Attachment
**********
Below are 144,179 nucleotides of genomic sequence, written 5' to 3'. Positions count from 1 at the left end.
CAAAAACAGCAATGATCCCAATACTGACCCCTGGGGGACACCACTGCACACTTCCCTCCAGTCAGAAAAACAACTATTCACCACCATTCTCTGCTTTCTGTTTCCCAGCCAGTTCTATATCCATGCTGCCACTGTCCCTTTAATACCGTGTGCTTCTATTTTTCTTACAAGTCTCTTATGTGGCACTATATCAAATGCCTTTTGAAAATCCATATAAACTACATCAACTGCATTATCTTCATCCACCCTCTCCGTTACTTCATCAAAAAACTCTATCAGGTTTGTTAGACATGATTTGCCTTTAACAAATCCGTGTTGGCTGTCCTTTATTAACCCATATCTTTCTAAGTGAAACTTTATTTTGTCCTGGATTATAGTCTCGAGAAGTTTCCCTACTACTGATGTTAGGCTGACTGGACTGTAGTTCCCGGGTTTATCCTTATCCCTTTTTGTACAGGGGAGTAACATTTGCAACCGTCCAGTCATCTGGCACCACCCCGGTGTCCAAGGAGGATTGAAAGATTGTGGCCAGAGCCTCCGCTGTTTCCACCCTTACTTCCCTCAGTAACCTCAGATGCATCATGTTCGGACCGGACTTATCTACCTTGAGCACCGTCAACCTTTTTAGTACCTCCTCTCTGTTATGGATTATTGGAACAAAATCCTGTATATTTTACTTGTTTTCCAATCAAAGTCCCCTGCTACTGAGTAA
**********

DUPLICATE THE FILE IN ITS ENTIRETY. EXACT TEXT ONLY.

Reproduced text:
Below are 144,179 nucleotides of genomic sequence, written 5' to 3'. Positions count from 1 at the left end.
CAAAAACAGCAATGATCCCAATACTGACCCCTGGGGGACACCACTGCACACTTCCCTCCAGTCAGAAAAACAACTATTCACCACCATTCTCTGCTTTCTGTTTCCCAGCCAGTTCTATATCCATGCTGCCACTGTCCCTTTAATACCGTGTGCTTCTATTTTTCTTACAAGTCTCTTATGTGGCACTATATCAAATGCCTTTTGAAAATCCATATAAACTACATCAACTGCATTATCTTCATCCACCCTCTCCGTTACTTCATCAAAAAACTCTATCAGGTTTGTTAGACATGATTTGCCTTTAACAAATCCGTGTTGGCTGTCCTTTATTAACCCATATCTTTCTAAGTGAAACTTTATTTTGTCCTGGATTATAGTCTCGAGAAGTTTCCCTACTACTGATGTTAGGCTGACTGGACTGTAGTTCCCGGGTTTATCCTTATCCCTTTTTGTACAGGGGAGTAACATTTGCAACCGTCCAGTCATCTGGCACCACCCCGGTGTCCAAGGAGGATTGAAAGATTGTGGCCAGAGCCTCCGCTGTTTCCACCCTTACTTCCCTCAGTAACCTCAGATGCATCATGTTCGGACCGGACTTATCTACCTTGAGCACCGTCAACCTTTTTAGTACCTCCTCTCTGTTATGGATTATTGGAACAAAATCCTGTATATTTTACTTGTTTTCCAATCAAAGTCCCCTGCTACTGAGTAA